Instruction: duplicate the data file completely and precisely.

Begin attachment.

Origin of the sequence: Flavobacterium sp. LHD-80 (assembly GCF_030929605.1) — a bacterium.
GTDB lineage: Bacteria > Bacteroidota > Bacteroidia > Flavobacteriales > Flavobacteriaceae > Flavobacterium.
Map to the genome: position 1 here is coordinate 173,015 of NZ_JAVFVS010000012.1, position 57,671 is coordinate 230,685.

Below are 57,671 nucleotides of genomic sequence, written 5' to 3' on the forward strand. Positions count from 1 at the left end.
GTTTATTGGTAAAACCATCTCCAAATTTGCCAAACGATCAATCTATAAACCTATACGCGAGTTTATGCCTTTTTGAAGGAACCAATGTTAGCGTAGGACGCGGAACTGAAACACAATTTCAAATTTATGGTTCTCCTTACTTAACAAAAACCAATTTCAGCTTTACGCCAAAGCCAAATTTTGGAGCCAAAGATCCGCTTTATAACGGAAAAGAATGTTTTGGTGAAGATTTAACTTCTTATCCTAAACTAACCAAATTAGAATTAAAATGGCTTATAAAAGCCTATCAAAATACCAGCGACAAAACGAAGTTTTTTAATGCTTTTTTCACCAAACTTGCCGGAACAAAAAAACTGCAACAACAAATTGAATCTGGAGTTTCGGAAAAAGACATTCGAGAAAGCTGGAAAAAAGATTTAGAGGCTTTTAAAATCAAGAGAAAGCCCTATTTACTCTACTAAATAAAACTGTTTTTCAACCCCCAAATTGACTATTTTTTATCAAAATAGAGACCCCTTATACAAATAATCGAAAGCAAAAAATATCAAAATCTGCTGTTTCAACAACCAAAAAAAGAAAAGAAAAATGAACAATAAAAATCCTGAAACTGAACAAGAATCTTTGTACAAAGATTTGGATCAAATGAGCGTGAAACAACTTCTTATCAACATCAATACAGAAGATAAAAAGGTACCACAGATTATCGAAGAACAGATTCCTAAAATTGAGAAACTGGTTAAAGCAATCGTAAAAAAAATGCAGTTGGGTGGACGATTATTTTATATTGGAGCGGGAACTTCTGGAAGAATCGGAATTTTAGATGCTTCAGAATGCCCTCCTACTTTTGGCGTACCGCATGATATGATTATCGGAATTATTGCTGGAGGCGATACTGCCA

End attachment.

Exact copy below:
Origin of the sequence: Flavobacterium sp. LHD-80 (assembly GCF_030929605.1) — a bacterium.
GTDB lineage: Bacteria > Bacteroidota > Bacteroidia > Flavobacteriales > Flavobacteriaceae > Flavobacterium.
Map to the genome: position 1 here is coordinate 173,015 of NZ_JAVFVS010000012.1, position 57,671 is coordinate 230,685.

Below are 57,671 nucleotides of genomic sequence, written 5' to 3' on the forward strand. Positions count from 1 at the left end.
GTTTATTGGTAAAACCATCTCCAAATTTGCCAAACGATCAATCTATAAACCTATACGCGAGTTTATGCCTTTTTGAAGGAACCAATGTTAGCGTAGGACGCGGAACTGAAACACAATTTCAAATTTATGGTTCTCCTTACTTAACAAAAACCAATTTCAGCTTTACGCCAAAGCCAAATTTTGGAGCCAAAGATCCGCTTTATAACGGAAAAGAATGTTTTGGTGAAGATTTAACTTCTTATCCTAAACTAACCAAATTAGAATTAAAATGGCTTATAAAAGCCTATCAAAATACCAGCGACAAAACGAAGTTTTTTAATGCTTTTTTCACCAAACTTGCCGGAACAAAAAAACTGCAACAACAAATTGAATCTGGAGTTTCGGAAAAAGACATTCGAGAAAGCTGGAAAAAAGATTTAGAGGCTTTTAAAATCAAGAGAAAGCCCTATTTACTCTACTAAATAAAACTGTTTTTCAACCCCCAAATTGACTATTTTTTATCAAAATAGAGACCCCTTATACAAATAATCGAAAGCAAAAAATATCAAAATCTGCTGTTTCAACAACCAAAAAAAGAAAAGAAAAATGAACAATAAAAATCCTGAAACTGAACAAGAATCTTTGTACAAAGATTTGGATCAAATGAGCGTGAAACAACTTCTTATCAACATCAATACAGAAGATAAAAAGGTACCACAGATTATCGAAGAACAGATTCCTAAAATTGAGAAACTGGTTAAAGCAATCGTAAAAAAAATGCAGTTGGGTGGACGATTATTTTATATTGGAGCGGGAACTTCTGGAAGAATCGGAATTTTAGATGCTTCAGAATGCCCTCCTACTTTTGGCGTACCGCATGATATGATTATCGGAATTATTGCTGGAGGCGATACTGCCA